'Stakeholder solutions' firm Penta was only formed six months ago, via the merger of six firms across strategy, analytics, research and intelligence. But the group already expects to reach $100m in revenues this year, following a rapid roll up that now features nine firms in total, employing 400 people across 12 global offices, and backed by majority investment from Falfurrias Capital Partners.

Significantly, around half of Penta's revenues come from the intelligence side of the business, with the remainder from a consultancy offering that includes the recent acquisition of public affairs firm Hume Brophy. Meanwhile the group's board features notable PR industry veterans such as chairman Alastair Gornell, board chair Alexander Jutkowitz, and board member Beth Comstock. 

Penta president Matt McDonald believes the equal footing of data/technology and strategy/execution sets his group apart from both legacy PR networks, and SaaS commstech providers. Alongside Europe/Asia managing partner Conall McDevitt, he recently spoke to PRovoke Media about his growth plans for Penta. An edited transcript of the interview follows, encompassing the industry's data challenges, Penta's acquisition plans, and today's geopolitical realities for corporates:

When we talk to in-house comms leaders, we often hear about the challenges they face in terms of data and technology stack. How are you addressing that?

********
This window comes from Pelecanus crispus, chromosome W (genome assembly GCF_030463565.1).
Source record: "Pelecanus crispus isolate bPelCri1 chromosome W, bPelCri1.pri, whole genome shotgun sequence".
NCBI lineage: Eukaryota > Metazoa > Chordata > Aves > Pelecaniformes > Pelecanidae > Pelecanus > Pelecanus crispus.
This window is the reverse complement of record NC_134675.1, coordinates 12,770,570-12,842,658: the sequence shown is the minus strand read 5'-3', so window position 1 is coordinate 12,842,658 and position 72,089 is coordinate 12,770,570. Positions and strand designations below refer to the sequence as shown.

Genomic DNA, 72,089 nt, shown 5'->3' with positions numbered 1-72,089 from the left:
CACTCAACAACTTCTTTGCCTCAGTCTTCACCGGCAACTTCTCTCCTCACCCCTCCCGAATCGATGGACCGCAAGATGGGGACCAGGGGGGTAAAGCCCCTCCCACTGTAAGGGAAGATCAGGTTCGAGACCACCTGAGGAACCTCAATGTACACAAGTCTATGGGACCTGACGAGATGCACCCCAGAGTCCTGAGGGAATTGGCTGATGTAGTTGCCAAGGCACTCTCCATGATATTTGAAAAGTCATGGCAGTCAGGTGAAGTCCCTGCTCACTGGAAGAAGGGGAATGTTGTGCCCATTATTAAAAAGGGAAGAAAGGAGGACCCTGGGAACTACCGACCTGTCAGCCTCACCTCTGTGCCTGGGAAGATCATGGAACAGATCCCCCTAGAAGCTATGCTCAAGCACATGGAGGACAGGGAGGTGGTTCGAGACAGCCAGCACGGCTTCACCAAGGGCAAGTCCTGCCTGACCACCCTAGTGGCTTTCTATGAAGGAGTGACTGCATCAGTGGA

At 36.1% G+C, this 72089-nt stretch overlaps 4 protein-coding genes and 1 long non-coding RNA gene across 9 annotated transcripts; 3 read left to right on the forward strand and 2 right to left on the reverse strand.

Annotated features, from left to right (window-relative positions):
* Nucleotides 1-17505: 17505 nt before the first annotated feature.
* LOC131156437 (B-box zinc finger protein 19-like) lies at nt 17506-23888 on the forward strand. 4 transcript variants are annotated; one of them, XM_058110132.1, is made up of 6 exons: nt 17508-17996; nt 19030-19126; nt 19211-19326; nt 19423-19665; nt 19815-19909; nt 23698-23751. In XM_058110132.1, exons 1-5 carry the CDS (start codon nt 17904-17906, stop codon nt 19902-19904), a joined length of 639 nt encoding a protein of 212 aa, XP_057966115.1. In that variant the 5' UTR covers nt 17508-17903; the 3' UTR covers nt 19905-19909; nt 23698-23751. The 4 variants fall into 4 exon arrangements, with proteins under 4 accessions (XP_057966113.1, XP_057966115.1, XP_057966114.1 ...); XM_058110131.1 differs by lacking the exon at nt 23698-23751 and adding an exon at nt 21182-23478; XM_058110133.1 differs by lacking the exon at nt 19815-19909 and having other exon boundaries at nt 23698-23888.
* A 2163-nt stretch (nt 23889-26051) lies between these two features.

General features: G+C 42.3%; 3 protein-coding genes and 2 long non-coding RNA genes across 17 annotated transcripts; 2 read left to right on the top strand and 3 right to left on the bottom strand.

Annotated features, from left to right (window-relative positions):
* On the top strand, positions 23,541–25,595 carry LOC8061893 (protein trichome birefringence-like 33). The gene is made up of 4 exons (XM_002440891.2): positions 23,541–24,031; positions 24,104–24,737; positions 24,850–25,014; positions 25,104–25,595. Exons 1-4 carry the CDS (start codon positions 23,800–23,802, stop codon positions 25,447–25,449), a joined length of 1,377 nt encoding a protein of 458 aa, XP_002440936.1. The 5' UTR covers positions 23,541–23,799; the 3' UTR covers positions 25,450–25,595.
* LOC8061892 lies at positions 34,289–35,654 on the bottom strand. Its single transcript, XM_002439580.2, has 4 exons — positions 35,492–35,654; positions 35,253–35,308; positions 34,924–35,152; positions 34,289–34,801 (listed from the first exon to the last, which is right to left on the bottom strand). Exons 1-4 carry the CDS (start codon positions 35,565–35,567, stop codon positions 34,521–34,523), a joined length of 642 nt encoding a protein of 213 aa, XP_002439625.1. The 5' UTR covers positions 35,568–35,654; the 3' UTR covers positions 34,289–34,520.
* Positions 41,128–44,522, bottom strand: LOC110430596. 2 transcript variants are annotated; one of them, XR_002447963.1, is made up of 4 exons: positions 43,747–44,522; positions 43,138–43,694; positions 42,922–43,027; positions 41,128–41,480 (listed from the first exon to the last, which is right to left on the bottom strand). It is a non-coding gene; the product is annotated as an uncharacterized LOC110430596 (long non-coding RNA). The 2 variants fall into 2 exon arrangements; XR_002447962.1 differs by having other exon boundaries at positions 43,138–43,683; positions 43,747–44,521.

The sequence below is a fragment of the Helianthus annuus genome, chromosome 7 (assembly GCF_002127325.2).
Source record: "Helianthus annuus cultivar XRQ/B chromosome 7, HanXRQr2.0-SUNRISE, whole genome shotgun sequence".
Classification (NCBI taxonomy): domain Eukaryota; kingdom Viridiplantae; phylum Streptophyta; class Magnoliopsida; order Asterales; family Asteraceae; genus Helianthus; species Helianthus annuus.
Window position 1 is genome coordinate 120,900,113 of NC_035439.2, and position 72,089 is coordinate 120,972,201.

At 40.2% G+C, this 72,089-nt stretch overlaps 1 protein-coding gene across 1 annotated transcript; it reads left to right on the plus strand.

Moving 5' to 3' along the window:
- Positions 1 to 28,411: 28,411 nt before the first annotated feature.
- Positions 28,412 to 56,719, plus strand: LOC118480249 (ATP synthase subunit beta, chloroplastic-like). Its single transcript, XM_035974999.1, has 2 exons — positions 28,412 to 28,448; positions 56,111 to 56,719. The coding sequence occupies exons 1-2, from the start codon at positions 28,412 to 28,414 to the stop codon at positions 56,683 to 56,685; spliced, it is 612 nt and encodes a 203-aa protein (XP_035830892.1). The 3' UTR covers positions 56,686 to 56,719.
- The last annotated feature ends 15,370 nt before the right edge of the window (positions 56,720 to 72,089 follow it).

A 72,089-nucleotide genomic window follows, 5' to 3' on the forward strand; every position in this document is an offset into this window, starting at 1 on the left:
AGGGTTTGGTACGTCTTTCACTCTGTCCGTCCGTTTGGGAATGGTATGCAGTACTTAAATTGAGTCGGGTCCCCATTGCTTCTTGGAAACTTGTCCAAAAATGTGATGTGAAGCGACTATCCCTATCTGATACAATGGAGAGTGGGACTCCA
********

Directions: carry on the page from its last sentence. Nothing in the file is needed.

McDonald (MM): When we think about the intel side of the business, we're focused on measuring two important components. One is information flow to stakeholder groups that our clients are concerned about. The second is sentiment and understanding of what they actually think. 

That flows into, what do you do about them? I would say that we approach a lot of these issues from a data/tech native perspective — having those capabilities in-house and tied up with the strategy side of the business, means we really focus on the 'so what' and applicable insights. 

There's a challenge in the SaaS business models serving the communications industries, where they are typically not founded by practitioners — they are providing data — but the insights are largely dependent on the internal teams being trained on the platform. In a discipline like communications, you have a lot of people that are not quantitatively disposed out of the gate, that's not really a recipe for impacting the industry in the field, in ways that we've seen in other industries. There's a host of structural reasons why data has been a struggle for the communications field.

Are you finding that clients, in terms of in-house communicators, are data savvy enough?

MM: Yes, I think so. There's versions of that role that have the implicit trust of the CEO based on experience — often times those are really serious players within a company, and have the confidence to engage on the data side from the perspective that it will make their function better. If it is less C-suite facing, if you don't have that kind of implicit trust, then you're in the camp of 'trust but verify'. Data can serve two core purposes. One, innovation and strategy to make the work of your function better and second is to report on the work of your function to other parts of your company. That becomes important as a question of measurement. For most of our clients it's a little of [both].

Do you expect to make more acquisitions over the next 12 months, and are there specific areas in which you are looking to add breadth or depth?